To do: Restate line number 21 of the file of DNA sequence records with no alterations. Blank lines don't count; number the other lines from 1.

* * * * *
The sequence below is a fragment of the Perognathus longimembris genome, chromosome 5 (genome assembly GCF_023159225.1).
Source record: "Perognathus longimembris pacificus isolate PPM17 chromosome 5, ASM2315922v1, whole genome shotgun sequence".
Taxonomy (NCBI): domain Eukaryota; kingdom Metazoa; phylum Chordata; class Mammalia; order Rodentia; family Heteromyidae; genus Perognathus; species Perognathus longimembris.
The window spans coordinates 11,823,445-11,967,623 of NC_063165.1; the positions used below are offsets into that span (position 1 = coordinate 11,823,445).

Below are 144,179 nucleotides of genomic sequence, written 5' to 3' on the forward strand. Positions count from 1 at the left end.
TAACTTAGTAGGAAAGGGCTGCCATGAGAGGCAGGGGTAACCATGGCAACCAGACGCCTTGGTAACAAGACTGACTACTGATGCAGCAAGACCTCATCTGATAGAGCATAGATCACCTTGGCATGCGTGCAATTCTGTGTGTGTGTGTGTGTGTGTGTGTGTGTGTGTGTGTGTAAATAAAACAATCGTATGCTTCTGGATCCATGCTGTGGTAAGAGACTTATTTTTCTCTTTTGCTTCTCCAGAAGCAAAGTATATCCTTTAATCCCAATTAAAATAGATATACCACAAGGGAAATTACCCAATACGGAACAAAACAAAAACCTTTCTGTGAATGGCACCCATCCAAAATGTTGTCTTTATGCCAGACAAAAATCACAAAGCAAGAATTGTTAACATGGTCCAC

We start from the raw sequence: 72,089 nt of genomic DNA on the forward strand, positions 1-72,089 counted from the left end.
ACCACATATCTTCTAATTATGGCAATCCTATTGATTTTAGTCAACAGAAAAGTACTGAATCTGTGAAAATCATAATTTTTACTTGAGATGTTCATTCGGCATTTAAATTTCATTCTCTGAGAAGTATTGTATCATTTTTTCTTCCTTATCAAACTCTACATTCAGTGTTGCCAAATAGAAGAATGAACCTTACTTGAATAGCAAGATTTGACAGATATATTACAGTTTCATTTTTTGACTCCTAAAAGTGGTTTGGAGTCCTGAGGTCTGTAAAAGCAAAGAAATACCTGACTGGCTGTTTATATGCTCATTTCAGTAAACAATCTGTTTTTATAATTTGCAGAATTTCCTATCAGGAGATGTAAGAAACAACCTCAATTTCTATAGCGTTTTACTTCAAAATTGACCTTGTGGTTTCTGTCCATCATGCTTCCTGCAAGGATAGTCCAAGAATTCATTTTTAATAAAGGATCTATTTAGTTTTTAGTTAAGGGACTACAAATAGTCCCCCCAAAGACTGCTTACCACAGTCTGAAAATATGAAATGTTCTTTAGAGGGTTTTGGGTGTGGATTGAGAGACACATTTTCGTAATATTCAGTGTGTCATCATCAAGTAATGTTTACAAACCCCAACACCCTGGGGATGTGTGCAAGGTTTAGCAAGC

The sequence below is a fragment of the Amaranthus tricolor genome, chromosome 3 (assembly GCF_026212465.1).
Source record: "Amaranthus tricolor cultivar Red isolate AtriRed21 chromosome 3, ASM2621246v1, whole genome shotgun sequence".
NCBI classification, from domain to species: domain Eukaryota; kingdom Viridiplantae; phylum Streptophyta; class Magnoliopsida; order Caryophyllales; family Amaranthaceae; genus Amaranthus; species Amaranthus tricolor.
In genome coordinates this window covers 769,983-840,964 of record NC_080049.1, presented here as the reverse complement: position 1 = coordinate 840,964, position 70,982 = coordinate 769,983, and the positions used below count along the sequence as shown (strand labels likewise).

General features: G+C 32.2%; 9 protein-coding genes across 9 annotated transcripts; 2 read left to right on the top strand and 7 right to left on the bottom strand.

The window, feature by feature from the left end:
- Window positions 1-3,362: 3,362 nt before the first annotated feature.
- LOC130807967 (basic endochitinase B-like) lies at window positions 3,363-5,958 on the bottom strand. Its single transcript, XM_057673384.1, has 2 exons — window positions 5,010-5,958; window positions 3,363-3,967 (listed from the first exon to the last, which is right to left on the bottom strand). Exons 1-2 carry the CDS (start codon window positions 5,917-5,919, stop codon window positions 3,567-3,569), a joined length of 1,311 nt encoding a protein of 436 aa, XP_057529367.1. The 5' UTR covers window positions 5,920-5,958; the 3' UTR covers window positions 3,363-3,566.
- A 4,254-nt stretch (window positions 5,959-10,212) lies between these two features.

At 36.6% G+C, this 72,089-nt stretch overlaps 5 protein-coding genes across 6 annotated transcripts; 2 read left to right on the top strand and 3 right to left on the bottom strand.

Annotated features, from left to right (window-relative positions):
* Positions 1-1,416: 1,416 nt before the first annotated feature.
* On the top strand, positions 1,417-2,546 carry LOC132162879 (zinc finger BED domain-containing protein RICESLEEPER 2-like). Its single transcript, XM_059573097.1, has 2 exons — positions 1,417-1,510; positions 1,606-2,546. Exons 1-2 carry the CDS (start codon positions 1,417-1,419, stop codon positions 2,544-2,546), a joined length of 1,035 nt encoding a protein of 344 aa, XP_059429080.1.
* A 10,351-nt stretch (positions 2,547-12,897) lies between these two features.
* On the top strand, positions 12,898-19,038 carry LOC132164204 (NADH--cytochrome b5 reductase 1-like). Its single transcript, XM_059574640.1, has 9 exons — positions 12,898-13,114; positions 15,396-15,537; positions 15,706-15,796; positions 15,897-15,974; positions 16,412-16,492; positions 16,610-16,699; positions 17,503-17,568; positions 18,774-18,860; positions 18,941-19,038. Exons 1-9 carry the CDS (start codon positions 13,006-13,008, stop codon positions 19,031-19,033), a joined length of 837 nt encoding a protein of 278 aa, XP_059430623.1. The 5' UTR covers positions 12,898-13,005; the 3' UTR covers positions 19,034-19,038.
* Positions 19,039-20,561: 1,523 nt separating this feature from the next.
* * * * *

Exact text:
* On the top strand, positions 1,417-2,546 carry LOC132162879 (zinc finger BED domain-containing protein RICESLEEPER 2-like). Its single transcript, XM_059573097.1, has 2 exons — positions 1,417-1,510; positions 1,606-2,546. Exons 1-2 carry the CDS (start codon positions 1,417-1,419, stop codon positions 2,544-2,546), a joined length of 1,035 nt encoding a protein of 344 aa, XP_059429080.1.